From the early speculations of the church fathers to the controversies of the Protestant reformation and the advent of modern science and secular ideologies, there has always been a current of thinking about end times and the fulfillment of biblical prophecy.
This book provides an extensive account of millennial beliefs over the last 2,000 years. Taking us from the book of Revelation to the present day, author Eugen Weber traces the various forms of apocalyptic thinking that have characterized Western thought and culture. He demonstrates that apocalyptic thinking is much more pervasive than most people would imagine.
What is perhaps most helpful about this book is that Weber reveals this genre of thought in the most peculiar places. He shows that, far from being limited to isolated religious groups and the fringes of society, apocalyptic thinking has been influential in the interpretation of history and the affairs of the day.
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Figures like Sir Isaac Newton, Christopher Columbus, and Tycho Brahe turn up in this history, as well as events like the U.S. Civil War and the Red River Rebellion. We discover that there is no aspect of history that has not been touched by reflections on the end times and the fulfillment of history. In one way or another, these concerns have been mainstream throughout our history.
This book shows how varied are the forms of apocalyptic and millennial thinking. We move from the spiritual and often metaphorical teaching of the church fathers, like St. Augustine, to the much more literal and historical reflections on Bible prophecy by John Nelson Darby and contemporary interpreters like Hal Lindsey.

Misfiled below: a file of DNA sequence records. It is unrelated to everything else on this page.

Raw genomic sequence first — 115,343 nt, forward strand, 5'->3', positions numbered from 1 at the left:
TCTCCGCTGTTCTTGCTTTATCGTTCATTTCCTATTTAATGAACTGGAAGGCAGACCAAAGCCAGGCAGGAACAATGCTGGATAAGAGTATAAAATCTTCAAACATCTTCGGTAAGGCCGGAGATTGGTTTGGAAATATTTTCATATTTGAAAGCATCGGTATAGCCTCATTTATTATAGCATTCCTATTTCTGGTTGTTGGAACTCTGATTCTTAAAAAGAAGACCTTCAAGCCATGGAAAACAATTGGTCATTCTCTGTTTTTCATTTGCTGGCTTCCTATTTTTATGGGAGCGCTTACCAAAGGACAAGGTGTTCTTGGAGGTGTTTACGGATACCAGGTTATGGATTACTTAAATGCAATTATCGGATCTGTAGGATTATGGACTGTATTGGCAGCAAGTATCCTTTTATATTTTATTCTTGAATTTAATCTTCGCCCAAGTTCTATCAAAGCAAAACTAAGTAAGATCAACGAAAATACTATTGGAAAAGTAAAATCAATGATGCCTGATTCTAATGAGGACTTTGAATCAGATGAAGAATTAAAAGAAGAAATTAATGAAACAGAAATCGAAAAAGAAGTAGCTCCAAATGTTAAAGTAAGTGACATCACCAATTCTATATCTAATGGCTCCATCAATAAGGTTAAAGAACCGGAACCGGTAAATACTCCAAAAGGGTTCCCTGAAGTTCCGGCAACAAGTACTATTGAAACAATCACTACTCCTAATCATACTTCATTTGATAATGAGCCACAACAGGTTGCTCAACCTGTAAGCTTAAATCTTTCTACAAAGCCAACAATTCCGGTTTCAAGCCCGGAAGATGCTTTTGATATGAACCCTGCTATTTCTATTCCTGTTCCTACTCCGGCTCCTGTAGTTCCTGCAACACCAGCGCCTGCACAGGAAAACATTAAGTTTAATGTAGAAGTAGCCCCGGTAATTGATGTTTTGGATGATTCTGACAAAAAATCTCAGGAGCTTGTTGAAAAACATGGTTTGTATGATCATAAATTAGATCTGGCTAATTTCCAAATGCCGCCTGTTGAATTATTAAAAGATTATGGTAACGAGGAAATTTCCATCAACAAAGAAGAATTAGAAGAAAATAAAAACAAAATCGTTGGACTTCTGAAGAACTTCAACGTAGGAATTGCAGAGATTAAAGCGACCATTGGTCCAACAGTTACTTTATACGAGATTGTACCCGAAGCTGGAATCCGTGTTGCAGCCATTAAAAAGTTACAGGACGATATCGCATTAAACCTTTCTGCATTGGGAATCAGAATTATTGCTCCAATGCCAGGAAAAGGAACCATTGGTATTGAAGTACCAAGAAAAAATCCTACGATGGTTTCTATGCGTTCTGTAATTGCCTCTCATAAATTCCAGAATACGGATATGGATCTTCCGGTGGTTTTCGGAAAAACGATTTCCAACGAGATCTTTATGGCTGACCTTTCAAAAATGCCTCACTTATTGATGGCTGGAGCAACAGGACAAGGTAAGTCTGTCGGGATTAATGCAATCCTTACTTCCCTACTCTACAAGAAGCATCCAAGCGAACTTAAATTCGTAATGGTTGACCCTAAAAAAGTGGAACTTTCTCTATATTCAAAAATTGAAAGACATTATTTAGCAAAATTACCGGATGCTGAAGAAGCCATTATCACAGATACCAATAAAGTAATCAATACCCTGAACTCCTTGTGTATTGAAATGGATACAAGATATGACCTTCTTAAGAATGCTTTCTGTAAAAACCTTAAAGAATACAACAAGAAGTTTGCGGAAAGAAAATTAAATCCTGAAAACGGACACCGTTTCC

We move from medieval popular piety to the beliefs of the Puritan colonists of North America and the secular societies of the 19th and 20th centuries.
We can conclude that mystics, philosophers, scientists, prophets, and politicians have throughout the history of Western society acted on a stage very much shaped by apocalyptic motifs.
The author gives a level- headed and largely dispassionate presentation of much of the history of apocalyptic and millennial beliefs. There is a great deal of information on the subject, presented in a highly readable and engaging (although somewhat disorganized) form.
The presentation is not agenda ridden. Weber is not reasoning from within this or that apocalyptic scheme.
What he does tell us, however, is that no one should too readily dismiss an aspect of human experience and reflection which has been foundational for about 2,000 years of Western history.
Apocalyptic thinking is as natural to us as religion or science or community. It is part of the soul of Western culture and continues to be a source of self-understanding and transcendent meaning. This book is well worth a millennium year read. Dr. Brian J. Spence is rector of St. George?s Parish, Bible Hill, N.S.